Narrated by Kate Reading
Sherry Thomas kicks off her new Lady Sherlock series of historical mysteries in fine style with A Study in Scarlet Women. In it, she introduces listeners to the main players in a way that is engaging and extremely effective while also setting up and resolving an intriguing, self-contained mystery that paves the way for what look set to be interesting developments in future stories.
Charlotte Holmes, the youngest of the four daughters of Lord and Lady Holmes is… different. She never spoke much as a child, preferring to speak only when she had something of importance to say, and she never quite understood the need to behave as other people did. As she grew to adulthood, she began to employ learned behaviours when her own instincts didn’t tell her the right thing to say or do, recognising the need for at least the appearance of fitting in if she was going to be able to achieve her ambitions.
In her first Season, Charlotte made her father aware of her desire never to marry, saying she felt unsuited to the married state and would instead like to become the headmistress of a girls’ school. Her father asked her to wait five years, and said that if she still felt the same at the end of that period, he would consider funding her education and training for the position she desired. When, at the end of that time, her father reneged on his promise, Charlotte took drastic action. Her plan was to render herself unmarriageable by quietly taking a man to bed and then to force her father to keep his promise – but unfortunately, she chose poorly, and the man in question blabbed about their projected assignation which led to their being interrupted at a sensitive moment by his mother, his wife and several other noted gossips. Charlotte is utterly ruined, and has to say goodbye to her dreams of running a school.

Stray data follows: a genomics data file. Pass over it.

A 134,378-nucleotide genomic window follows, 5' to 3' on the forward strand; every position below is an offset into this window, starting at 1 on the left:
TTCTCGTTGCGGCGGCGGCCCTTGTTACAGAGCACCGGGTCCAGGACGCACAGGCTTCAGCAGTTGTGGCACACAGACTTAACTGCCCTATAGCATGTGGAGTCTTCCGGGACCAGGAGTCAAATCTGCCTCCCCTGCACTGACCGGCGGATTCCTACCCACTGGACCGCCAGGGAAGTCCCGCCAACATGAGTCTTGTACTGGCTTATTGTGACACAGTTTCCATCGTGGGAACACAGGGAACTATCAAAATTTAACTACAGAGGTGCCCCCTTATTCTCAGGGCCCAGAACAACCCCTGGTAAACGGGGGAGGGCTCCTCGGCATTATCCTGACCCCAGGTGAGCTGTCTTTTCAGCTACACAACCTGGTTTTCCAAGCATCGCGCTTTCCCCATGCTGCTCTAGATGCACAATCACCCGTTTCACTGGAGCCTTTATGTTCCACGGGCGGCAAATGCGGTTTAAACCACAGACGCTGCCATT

Lady Holmes wants to send Charlotte away from town to a remote property, there to remain for the rest of her days, but Charlotte has other ideas. She steals away from home and takes up residence in a boarding house with the intention of finding work as a typist. But that is easier said than done. Charlotte needs experience and references – things she doesn’t have – and before long is down to the last of her funds. She has few options and is at a very low ebb when she encounters a flamboyantly dressed, attractive older lady with whom she feels an instant connection and who turns out – of course – to be Mrs. John Watson, the widow of an Army officer killed in the recent war in Afghanistan.